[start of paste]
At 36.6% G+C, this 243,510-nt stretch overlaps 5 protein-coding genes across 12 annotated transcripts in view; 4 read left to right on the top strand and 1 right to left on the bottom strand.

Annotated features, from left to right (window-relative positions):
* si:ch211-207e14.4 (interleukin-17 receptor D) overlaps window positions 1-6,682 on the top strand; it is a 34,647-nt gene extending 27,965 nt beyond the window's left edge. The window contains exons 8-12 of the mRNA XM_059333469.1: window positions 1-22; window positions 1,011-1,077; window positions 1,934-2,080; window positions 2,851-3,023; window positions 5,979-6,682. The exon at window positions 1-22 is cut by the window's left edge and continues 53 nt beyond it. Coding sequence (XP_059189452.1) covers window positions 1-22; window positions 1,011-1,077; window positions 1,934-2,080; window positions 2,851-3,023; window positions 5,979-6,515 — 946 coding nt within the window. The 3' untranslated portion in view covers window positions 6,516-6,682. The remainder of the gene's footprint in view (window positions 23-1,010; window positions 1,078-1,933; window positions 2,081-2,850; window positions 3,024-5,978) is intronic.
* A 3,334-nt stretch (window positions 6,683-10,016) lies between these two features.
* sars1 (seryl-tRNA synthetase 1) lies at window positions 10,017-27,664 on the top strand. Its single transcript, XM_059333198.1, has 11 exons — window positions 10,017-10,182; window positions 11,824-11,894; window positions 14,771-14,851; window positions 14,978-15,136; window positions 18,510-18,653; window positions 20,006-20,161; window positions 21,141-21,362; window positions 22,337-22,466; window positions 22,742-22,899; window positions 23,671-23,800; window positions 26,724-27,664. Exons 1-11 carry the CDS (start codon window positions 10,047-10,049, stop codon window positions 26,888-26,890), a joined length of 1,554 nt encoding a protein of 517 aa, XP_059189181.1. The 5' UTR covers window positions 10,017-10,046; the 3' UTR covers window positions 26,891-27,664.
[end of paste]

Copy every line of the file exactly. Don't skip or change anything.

At 36.6% G+C, this 243,510-nt stretch overlaps 5 protein-coding genes across 12 annotated transcripts in view; 4 read left to right on the top strand and 1 right to left on the bottom strand.

Annotated features, from left to right (window-relative positions):
* si:ch211-207e14.4 (interleukin-17 receptor D) overlaps window positions 1-6,682 on the top strand; it is a 34,647-nt gene extending 27,965 nt beyond the window's left edge. The window contains exons 8-12 of the mRNA XM_059333469.1: window positions 1-22; window positions 1,011-1,077; window positions 1,934-2,080; window positions 2,851-3,023; window positions 5,979-6,682. The exon at window positions 1-22 is cut by the window's left edge and continues 53 nt beyond it. Coding sequence (XP_059189452.1) covers window positions 1-22; window positions 1,011-1,077; window positions 1,934-2,080; window positions 2,851-3,023; window positions 5,979-6,515 — 946 coding nt within the window. The 3' untranslated portion in view covers window positions 6,516-6,682. The remainder of the gene's footprint in view (window positions 23-1,010; window positions 1,078-1,933; window positions 2,081-2,850; window positions 3,024-5,978) is intronic.
* A 3,334-nt stretch (window positions 6,683-10,016) lies between these two features.
* sars1 (seryl-tRNA synthetase 1) lies at window positions 10,017-27,664 on the top strand. Its single transcript, XM_059333198.1, has 11 exons — window positions 10,017-10,182; window positions 11,824-11,894; window positions 14,771-14,851; window positions 14,978-15,136; window positions 18,510-18,653; window positions 20,006-20,161; window positions 21,141-21,362; window positions 22,337-22,466; window positions 22,742-22,899; window positions 23,671-23,800; window positions 26,724-27,664. Exons 1-11 carry the CDS (start codon window positions 10,047-10,049, stop codon window positions 26,888-26,890), a joined length of 1,554 nt encoding a protein of 517 aa, XP_059189181.1. The 5' UTR covers window positions 10,017-10,046; the 3' UTR covers window positions 26,891-27,664.